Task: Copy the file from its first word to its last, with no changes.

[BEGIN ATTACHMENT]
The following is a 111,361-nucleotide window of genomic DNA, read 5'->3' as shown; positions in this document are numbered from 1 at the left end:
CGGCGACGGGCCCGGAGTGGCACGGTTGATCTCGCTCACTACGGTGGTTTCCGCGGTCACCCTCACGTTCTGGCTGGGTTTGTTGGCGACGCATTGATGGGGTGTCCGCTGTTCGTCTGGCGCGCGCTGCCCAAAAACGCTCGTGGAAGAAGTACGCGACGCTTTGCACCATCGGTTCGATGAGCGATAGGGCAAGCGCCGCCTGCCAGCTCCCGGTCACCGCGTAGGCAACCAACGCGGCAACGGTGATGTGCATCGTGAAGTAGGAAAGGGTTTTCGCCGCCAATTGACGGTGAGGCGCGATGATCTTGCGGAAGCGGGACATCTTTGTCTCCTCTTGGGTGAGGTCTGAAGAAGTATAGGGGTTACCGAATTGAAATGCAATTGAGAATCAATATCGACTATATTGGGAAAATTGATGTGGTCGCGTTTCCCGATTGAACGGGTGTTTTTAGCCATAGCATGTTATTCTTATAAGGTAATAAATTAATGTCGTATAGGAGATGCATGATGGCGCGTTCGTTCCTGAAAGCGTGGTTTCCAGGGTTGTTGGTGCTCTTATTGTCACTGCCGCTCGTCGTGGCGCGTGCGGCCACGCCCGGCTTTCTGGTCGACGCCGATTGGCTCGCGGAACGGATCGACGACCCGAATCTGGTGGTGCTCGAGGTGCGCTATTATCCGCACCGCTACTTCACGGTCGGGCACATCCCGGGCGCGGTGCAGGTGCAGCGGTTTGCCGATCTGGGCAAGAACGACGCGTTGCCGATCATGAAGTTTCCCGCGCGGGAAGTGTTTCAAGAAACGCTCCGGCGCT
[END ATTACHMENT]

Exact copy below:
The following is a 111,361-nucleotide window of genomic DNA, read 5'->3' as shown; positions in this document are numbered from 1 at the left end:
CGGCGACGGGCCCGGAGTGGCACGGTTGATCTCGCTCACTACGGTGGTTTCCGCGGTCACCCTCACGTTCTGGCTGGGTTTGTTGGCGACGCATTGATGGGGTGTCCGCTGTTCGTCTGGCGCGCGCTGCCCAAAAACGCTCGTGGAAGAAGTACGCGACGCTTTGCACCATCGGTTCGATGAGCGATAGGGCAAGCGCCGCCTGCCAGCTCCCGGTCACCGCGTAGGCAACCAACGCGGCAACGGTGATGTGCATCGTGAAGTAGGAAAGGGTTTTCGCCGCCAATTGACGGTGAGGCGCGATGATCTTGCGGAAGCGGGACATCTTTGTCTCCTCTTGGGTGAGGTCTGAAGAAGTATAGGGGTTACCGAATTGAAATGCAATTGAGAATCAATATCGACTATATTGGGAAAATTGATGTGGTCGCGTTTCCCGATTGAACGGGTGTTTTTAGCCATAGCATGTTATTCTTATAAGGTAATAAATTAATGTCGTATAGGAGATGCATGATGGCGCGTTCGTTCCTGAAAGCGTGGTTTCCAGGGTTGTTGGTGCTCTTATTGTCACTGCCGCTCGTCGTGGCGCGTGCGGCCACGCCCGGCTTTCTGGTCGACGCCGATTGGCTCGCGGAACGGATCGACGACCCGAATCTGGTGGTGCTCGAGGTGCGCTATTATCCGCACCGCTACTTCACGGTCGGGCACATCCCGGGCGCGGTGCAGGTGCAGCGGTTTGCCGATCTGGGCAAGAACGACGCGTTGCCGATCATGAAGTTTCCCGCGCGGGAAGTGTTTCAAGAAACGCTCCGGCGCT